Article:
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Town considers zoning change for youth facility

Christine Robertello, CEO and co-owner of Stepping Forward Counseling Center of Chatham, NJ, is pictured with attorney Jay Zeiger, left, and staff counselor Jason Rovetto, as Robertello fielded audience questions at the January 14 Highland Town Board meeting.
TRR photo by David Hulse

By David Hulse
January 22, 2014

ELDRED, NY — Residents had lots of questions on January 14, but voiced no objections to the CEO of a New Jersey youth counseling facility that is seeking zoning approval to open a new summer program in Highland.

Christine Robertello said the Stepping Forward Counseling Center works with children eight to 12 years of age. The program treats anxiety, depression, addictions, attention deficit disorder, attention deficit hyperactivity disorder, oppositional defiance disorder, Aspergers, bi-polar, and other emotional and mental disorders.

The facility, which is planned for the former Sokol property on Mail Road, will “most likely” not be operated year round.

A planned summer program is expected to serve some 50 children with a supervision ratio of two or three children per staff member. Robertello said students are supervised 24/7 and would never leave the property other than for a supervised group function.

Stepping Forward is a for-profit organization, which will have its own on-site medical staff.

Robertello, who said she has been a provider in this field for 20 years, currently operates the program from space in a Chatham, NJ office building. Robertello owns the business, along with California residents Peony Chua and Anthony Cupo.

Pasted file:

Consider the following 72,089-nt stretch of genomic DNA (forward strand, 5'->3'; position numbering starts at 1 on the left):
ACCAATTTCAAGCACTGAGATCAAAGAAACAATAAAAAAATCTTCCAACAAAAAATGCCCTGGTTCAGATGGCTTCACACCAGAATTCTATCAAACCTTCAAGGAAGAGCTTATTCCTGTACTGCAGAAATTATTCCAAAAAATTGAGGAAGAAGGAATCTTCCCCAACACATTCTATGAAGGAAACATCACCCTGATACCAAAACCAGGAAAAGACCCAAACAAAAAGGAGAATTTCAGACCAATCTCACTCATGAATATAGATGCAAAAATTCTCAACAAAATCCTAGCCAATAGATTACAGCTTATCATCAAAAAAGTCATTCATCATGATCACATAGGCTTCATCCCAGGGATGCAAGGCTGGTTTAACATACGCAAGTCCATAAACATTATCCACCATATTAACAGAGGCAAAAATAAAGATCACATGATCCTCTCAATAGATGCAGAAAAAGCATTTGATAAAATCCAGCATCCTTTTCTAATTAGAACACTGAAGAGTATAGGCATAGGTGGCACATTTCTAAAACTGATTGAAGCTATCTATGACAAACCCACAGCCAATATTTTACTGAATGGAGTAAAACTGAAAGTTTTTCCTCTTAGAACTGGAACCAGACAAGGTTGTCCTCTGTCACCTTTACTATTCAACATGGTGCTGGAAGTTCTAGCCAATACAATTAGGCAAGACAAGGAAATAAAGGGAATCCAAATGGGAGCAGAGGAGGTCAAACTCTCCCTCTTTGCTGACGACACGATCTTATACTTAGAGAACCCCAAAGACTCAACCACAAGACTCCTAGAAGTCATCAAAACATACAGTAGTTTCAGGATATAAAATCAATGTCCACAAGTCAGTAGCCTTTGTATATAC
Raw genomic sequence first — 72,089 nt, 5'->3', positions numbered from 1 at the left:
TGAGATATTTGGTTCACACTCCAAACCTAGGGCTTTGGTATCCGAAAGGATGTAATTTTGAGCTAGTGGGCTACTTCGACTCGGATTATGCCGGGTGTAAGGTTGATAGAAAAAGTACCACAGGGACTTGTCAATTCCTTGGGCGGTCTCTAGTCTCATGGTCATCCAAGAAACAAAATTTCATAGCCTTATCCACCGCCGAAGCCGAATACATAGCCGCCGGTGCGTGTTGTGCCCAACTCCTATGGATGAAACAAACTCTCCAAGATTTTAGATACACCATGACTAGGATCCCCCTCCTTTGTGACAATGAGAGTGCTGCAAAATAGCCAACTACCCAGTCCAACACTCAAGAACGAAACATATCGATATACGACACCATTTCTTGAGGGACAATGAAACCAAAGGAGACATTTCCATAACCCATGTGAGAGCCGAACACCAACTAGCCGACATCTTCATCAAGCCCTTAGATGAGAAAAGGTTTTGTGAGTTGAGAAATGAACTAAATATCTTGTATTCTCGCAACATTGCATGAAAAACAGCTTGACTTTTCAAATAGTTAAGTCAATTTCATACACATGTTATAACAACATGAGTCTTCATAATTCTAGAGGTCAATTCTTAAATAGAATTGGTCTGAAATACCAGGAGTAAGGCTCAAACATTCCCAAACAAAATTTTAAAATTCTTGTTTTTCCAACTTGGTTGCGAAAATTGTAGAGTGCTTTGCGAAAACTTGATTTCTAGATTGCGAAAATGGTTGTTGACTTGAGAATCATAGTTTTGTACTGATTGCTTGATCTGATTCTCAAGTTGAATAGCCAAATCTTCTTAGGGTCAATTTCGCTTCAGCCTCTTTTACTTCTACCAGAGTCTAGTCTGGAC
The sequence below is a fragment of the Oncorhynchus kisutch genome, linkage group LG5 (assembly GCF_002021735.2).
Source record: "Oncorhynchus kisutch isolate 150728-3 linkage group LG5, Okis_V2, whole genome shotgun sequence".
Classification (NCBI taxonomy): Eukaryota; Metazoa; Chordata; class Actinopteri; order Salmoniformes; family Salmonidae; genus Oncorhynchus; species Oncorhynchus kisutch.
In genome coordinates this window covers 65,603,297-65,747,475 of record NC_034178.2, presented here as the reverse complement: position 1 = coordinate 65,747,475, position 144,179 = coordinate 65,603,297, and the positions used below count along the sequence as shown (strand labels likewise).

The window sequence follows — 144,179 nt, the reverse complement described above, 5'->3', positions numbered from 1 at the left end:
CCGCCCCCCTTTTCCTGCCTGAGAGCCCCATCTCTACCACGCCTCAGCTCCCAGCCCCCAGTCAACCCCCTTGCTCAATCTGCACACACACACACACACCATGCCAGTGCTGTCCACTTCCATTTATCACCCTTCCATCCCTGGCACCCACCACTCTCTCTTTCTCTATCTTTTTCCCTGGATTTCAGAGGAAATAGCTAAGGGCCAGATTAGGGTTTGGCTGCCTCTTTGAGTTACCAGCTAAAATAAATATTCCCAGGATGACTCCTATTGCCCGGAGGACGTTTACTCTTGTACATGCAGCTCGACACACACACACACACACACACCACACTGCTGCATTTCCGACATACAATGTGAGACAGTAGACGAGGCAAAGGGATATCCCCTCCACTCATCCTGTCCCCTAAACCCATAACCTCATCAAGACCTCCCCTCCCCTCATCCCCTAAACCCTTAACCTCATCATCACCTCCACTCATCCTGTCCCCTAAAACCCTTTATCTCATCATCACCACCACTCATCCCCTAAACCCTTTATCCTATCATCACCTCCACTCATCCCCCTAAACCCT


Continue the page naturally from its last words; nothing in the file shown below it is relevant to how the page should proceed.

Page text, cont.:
She invited anyone interested to visit the company’s website for more information.

The town planning board earlier this month recommended zoning changes that would separately allow a community residence facility serving up to 150 residents to operate on a minimum of 25 acres; and amend the zoning bulk regulations to include a community residence facility in the R-2 zoning district, upon a 25-acre site, upon planning board approval of a special use permit.

Residents will have another opportunity for questions about the project at a town board public hearing scheduled for 7 p.m. on February 11, prior to the regular monthly town board meeting.

Supervisor Andrew Boyar again noted that the town board is taking neither an advocacy, nor an adversarial position on the project.

In other business, Terry Robinson was selected from among 10 candidates interviewed for the town’s vacancy in the part-time code enforcement officer’s clerk and bookkeeper trainee position; and the board approved the February 15 to 16 use of the senior/community center for an energy efficiency “Climate Smart” symposium. The symposium is the next event in the two-year-long Weather Project, sponsored by the North American Cultural Laboratory (NACL) in Highland Lake.